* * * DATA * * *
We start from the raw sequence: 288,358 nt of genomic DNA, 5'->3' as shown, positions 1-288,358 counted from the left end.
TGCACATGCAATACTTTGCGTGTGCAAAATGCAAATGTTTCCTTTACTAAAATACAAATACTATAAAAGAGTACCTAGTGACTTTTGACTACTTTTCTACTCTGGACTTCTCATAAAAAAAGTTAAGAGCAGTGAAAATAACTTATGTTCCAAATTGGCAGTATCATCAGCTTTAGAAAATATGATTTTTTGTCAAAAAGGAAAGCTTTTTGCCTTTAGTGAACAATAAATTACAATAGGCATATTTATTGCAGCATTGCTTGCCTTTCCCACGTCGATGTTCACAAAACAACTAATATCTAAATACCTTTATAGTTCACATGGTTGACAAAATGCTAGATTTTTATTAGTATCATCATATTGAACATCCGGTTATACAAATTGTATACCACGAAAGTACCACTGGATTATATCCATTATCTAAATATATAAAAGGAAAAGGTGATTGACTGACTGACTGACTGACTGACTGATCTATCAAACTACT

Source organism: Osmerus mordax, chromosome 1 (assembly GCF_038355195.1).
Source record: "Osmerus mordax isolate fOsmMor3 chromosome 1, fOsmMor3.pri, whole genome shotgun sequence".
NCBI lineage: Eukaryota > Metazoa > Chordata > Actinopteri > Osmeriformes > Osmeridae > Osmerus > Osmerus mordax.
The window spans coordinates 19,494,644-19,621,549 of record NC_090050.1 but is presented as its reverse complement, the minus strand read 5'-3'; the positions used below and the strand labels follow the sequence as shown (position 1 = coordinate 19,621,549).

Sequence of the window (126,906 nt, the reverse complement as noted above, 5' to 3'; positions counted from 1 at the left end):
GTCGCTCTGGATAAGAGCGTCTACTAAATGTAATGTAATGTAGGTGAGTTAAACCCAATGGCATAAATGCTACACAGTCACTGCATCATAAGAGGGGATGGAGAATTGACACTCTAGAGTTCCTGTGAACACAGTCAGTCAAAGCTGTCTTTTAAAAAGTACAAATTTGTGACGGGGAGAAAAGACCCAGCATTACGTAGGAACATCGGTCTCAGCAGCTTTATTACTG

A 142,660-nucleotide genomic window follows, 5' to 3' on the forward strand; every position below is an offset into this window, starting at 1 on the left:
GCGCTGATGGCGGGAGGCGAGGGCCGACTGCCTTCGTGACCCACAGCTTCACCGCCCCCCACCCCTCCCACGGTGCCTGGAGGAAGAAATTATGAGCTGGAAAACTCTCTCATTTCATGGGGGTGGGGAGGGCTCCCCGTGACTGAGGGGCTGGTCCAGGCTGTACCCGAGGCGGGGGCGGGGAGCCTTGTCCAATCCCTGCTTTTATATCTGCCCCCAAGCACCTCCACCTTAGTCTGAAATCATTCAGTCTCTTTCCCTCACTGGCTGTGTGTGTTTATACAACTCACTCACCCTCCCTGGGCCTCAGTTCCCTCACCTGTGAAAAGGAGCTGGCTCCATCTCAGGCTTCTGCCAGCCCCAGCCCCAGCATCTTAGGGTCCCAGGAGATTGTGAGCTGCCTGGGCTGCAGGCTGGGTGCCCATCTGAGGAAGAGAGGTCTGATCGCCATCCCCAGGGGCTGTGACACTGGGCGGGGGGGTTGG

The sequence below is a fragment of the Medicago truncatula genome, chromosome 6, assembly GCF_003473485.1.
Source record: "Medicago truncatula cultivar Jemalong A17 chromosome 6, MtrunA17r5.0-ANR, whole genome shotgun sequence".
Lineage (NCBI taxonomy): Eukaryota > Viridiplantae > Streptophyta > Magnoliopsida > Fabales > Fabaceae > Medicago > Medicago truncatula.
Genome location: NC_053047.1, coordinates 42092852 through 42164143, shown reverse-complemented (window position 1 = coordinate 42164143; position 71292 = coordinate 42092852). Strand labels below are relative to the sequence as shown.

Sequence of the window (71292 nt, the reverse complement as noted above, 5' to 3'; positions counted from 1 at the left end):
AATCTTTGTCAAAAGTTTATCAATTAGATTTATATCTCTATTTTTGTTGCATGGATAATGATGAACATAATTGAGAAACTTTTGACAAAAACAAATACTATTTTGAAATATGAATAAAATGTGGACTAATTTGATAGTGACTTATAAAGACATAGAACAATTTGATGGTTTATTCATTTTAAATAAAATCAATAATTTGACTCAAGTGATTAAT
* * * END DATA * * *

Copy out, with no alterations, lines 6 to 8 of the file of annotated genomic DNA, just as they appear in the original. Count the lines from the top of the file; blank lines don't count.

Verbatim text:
The window spans coordinates 19,494,644-19,621,549 of record NC_090050.1 but is presented as its reverse complement, the minus strand read 5'-3'; the positions used below and the strand labels follow the sequence as shown (position 1 = coordinate 19,621,549).

Sequence of the window (126,906 nt, the reverse complement as noted above, 5' to 3'; positions counted from 1 at the left end):
GTCGCTCTGGATAAGAGCGTCTACTAAATGTAATGTAATGTAGGTGAGTTAAACCCAATGGCATAAATGCTACACAGTCACTGCATCATAAGAGGGGATGGAGAATTGACACTCTAGAGTTCCTGTGAACACAGTCAGTCAAAGCTGTCTTTTAAAAAGTACAAATTTGTGACGGGGAGAAAAGACCCAGCATTACGTAGGAACATCGGTCTCAGCAGCTTTATTACTG